For a one off or two project I'd just pay someone else to bend it...and I was a pipe fitter for 6 years!
    #9
  10. rd1900

    rd1900 Been here awhile

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    One tip if you are going to use a manual bender - as someone else said, it takes some force and needs to be mounted somewhere sturdy. With some 2" square tube, you can fab a bender stand that fits into a receiver hitch on a truck. This is plenty sturdy, and a lot easier and less permanent than bolting it into a concrete floor.
    #10
  11. DiabloADV

    DiabloADV Semi-Occasional

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    Excellent idea!
    #11
  12. Toyanvil

    Toyanvil Adventurer

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    I use a HF with dies a friend gave me. You can find dies on ebay and a HF bender for $50.00.
    I use grease each bend and pull the handle slow and steady.
    [​IMG]
    [​IMG]
    [​IMG]
    And just for fun :rofl
    [​IMG]
    [​IMG]
    #12
  13. bomber60015

    bomber60015 Anatomically Correct

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    For bending small OD tubing (under 1/2), I've used pullies as dies . . . . . lay the tube below the jaws of your vise, place the pulley on top of the tube, close the vise onto the pulley, and bend away . . . .

    Granted, the radius is limited to teh OD of the pully, and finding a pully that is grooved to accept the tubing size you want to bend might not be a one-trip-to-the-hardware-store deal, but, for very occasional work, it suits . . . . .
    #13
  14. DiabloADV

    DiabloADV Semi-Occasional

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    Wow! Nice looking work.
    #14
  15. DiabloADV

    DiabloADV Semi-Occasional

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    I see dies for sale, but they're for the JD2 benders. Will they work on other brands of benchtop benders (like Northern Tool or HF?).
    #15
  16. DaBit

    DaBit Been here awhile

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    I have only used elcheapo manual benders for the occasional bending I did. Sand helps a lot with tight radii, but avoiding tight bends is even better. For really tight 'bends' you can always cut the pipe in 45-degree angles and weld to form a 90-degree joint. Or multiple 22,5 degree angles. Or whatever suits you.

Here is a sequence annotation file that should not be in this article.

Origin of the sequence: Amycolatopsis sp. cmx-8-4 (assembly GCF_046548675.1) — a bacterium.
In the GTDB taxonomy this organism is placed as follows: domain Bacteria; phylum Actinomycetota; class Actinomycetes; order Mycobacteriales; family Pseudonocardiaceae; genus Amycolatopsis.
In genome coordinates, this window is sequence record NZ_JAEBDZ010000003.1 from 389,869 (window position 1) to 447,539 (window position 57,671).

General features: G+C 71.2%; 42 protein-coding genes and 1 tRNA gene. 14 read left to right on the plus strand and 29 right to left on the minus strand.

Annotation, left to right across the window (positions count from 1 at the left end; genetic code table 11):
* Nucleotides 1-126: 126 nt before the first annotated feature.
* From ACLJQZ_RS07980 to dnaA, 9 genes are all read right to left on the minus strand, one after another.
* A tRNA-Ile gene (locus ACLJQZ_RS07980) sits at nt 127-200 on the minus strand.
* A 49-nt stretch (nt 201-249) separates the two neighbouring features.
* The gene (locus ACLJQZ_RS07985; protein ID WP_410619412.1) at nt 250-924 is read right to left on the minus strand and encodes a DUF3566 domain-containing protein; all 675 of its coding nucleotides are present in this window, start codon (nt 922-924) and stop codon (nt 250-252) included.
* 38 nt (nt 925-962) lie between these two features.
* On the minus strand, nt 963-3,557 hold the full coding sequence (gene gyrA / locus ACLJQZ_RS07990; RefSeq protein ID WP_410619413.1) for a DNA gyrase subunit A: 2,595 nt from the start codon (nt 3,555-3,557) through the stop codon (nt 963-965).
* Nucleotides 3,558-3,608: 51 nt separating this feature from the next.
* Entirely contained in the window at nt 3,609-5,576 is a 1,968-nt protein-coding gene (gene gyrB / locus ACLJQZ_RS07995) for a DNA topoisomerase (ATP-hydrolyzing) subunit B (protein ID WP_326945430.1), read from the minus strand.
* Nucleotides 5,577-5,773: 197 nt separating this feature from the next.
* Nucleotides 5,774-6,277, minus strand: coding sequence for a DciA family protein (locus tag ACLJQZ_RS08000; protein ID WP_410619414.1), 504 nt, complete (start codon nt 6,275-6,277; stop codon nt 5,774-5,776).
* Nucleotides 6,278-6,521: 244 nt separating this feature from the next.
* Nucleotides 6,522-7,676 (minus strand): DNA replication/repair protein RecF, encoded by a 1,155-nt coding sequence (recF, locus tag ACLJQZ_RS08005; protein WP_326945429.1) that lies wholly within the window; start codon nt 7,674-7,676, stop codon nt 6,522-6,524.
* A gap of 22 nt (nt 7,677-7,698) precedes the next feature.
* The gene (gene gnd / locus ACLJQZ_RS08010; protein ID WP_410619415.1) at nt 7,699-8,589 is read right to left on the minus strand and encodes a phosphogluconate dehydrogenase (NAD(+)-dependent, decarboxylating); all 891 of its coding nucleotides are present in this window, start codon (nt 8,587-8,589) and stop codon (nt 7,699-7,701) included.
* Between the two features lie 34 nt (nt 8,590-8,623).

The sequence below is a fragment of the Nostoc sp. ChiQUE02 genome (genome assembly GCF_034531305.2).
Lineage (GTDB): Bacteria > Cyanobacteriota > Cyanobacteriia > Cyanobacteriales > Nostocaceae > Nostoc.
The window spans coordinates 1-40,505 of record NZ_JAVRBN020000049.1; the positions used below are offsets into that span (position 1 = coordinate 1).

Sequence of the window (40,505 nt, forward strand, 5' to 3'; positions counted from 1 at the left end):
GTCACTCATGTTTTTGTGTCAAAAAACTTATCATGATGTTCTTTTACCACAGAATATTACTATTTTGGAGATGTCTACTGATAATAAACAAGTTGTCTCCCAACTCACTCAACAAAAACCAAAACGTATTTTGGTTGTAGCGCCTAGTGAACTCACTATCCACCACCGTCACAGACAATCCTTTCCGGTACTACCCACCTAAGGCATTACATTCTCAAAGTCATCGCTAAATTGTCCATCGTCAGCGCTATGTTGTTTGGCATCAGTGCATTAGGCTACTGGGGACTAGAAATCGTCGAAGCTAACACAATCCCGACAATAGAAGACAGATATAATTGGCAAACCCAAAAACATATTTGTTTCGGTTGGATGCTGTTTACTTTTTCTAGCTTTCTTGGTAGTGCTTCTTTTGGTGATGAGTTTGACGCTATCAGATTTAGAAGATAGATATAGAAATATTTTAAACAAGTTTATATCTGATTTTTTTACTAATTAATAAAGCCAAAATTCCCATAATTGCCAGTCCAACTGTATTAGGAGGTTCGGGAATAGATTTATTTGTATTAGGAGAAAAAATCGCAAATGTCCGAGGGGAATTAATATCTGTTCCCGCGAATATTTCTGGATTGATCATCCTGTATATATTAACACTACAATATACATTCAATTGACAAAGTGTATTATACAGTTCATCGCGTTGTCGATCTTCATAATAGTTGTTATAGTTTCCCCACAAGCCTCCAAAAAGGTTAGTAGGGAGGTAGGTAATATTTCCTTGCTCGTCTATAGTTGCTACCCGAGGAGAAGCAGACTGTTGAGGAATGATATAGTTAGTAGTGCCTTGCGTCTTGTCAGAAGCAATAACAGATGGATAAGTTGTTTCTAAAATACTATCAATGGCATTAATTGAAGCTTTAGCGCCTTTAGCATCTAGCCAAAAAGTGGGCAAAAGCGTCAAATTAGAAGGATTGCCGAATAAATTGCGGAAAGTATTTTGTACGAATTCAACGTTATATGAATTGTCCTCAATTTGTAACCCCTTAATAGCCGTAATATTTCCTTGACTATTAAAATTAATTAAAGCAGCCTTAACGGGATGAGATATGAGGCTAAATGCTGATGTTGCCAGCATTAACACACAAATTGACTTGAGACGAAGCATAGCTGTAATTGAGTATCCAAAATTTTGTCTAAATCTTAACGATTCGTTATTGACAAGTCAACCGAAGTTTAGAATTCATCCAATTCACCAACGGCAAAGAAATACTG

It is a bit of a hassle sometimes and for example 7/8" pipe takes a LOT of force on a manual bender, but it usually works fine. And since garage floor space is limited and since I am doing it only once every few years I cannot justify buying a proper bender.

    Of course I could have someone else bend it for me, but since I am usually fabbing directly on the bike this is not very practical.
    #16
  17. NealB

    NealB Adventurer

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    I've used similar benders on DOM tubing up to 1", you may need a cheater to extend the handle for stuff above 1/2". Also, it needs to be mounted to a heavy bench. I would mount this horizontal to a bench so you push down to bend. If you mount it vertical there's a good chance you'll spin the bench around the shop as you bend larger stuff.
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    Sorry if i missed it, what size tubing are thinking of using? If this is anything structural, I would think you want the DOM tubing. Pipe is for plumbing (non-structural) and it is not as strong a DOM tubing. Another difference between tubing and pipe to note is the diameters are not the same. ex. 1" tubing is not = to 1" pipe. If you buy a bender, make sure it's for the material you plan to bend.
    <o:p></o:p>
    If memory serves me right, as long as DOM tubing wall thickness is 1/6 or 1/7 the diameter of the tubing the tubing doesn't need a mandrel (or sand) as mentioned above to prevent kinking. This is only true if the dies support the whole diameter of the tubing, like the type of dies supplied with the bender you linked to. You would want to use the sand if you're bending a around a wooden form.<o:p></o:p>
    <o:p> </o:p>
    #17
  18. jules083

    jules083 Long timer

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    Hmmmm........

    Any issues with kinking, or does it seem to follow the radius good? Preheat with a torch first?

    I have a metal lathe on the way, I'm buying it off a guy at work as soon as the overtime slows down. Vice mounted dies might make for a good first lathe project.

    Anything you can teach me about how you would make the die if you had a lathe at your disposal? :ear
    #18
  19. DiabloADV

    DiabloADV Semi-Occasional

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    I ended up ordering one of these. It's sold under a lot of brands, and I found one for $190 including tax and shipping.

    I'm making subframe and bag rack parts. 1/2 and 9/16 tubing; probably only 18 gauge. Thin stuff...easy to bend, but easy to kink. I'm optimistic this will work fine.
    #19
  20. Wreckluse

    Wreckluse Will work for beer

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    Another option if you already have a HF bender. I've got some of their tubing dies and find they work well.

    http://www.unibender.com/
    #20